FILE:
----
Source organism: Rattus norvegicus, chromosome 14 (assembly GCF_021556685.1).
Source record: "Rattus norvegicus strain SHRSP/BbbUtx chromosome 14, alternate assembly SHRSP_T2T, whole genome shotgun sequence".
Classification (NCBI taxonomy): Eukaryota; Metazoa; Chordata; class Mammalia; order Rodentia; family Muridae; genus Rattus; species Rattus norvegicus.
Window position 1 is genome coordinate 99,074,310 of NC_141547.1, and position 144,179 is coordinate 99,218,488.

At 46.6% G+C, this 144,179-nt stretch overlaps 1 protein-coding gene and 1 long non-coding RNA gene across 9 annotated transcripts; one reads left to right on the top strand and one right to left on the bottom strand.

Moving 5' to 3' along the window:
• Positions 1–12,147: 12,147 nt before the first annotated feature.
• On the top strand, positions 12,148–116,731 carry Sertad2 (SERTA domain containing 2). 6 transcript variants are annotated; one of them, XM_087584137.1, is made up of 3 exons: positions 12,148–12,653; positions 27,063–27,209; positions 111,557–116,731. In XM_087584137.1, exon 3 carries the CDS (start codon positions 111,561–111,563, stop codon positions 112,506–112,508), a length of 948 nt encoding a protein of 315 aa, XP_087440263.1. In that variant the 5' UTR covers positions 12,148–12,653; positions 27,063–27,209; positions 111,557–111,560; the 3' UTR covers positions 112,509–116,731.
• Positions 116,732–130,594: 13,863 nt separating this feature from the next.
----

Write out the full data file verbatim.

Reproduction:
Source organism: Rattus norvegicus, chromosome 14 (assembly GCF_021556685.1).
Source record: "Rattus norvegicus strain SHRSP/BbbUtx chromosome 14, alternate assembly SHRSP_T2T, whole genome shotgun sequence".
Classification (NCBI taxonomy): Eukaryota; Metazoa; Chordata; class Mammalia; order Rodentia; family Muridae; genus Rattus; species Rattus norvegicus.
Window position 1 is genome coordinate 99,074,310 of NC_141547.1, and position 144,179 is coordinate 99,218,488.

At 46.6% G+C, this 144,179-nt stretch overlaps 1 protein-coding gene and 1 long non-coding RNA gene across 9 annotated transcripts; one reads left to right on the top strand and one right to left on the bottom strand.

Moving 5' to 3' along the window:
• Positions 1–12,147: 12,147 nt before the first annotated feature.
• On the top strand, positions 12,148–116,731 carry Sertad2 (SERTA domain containing 2). 6 transcript variants are annotated; one of them, XM_087584137.1, is made up of 3 exons: positions 12,148–12,653; positions 27,063–27,209; positions 111,557–116,731. In XM_087584137.1, exon 3 carries the CDS (start codon positions 111,561–111,563, stop codon positions 112,506–112,508), a length of 948 nt encoding a protein of 315 aa, XP_087440263.1. In that variant the 5' UTR covers positions 12,148–12,653; positions 27,063–27,209; positions 111,557–111,560; the 3' UTR covers positions 112,509–116,731.
• Positions 116,732–130,594: 13,863 nt separating this feature from the next.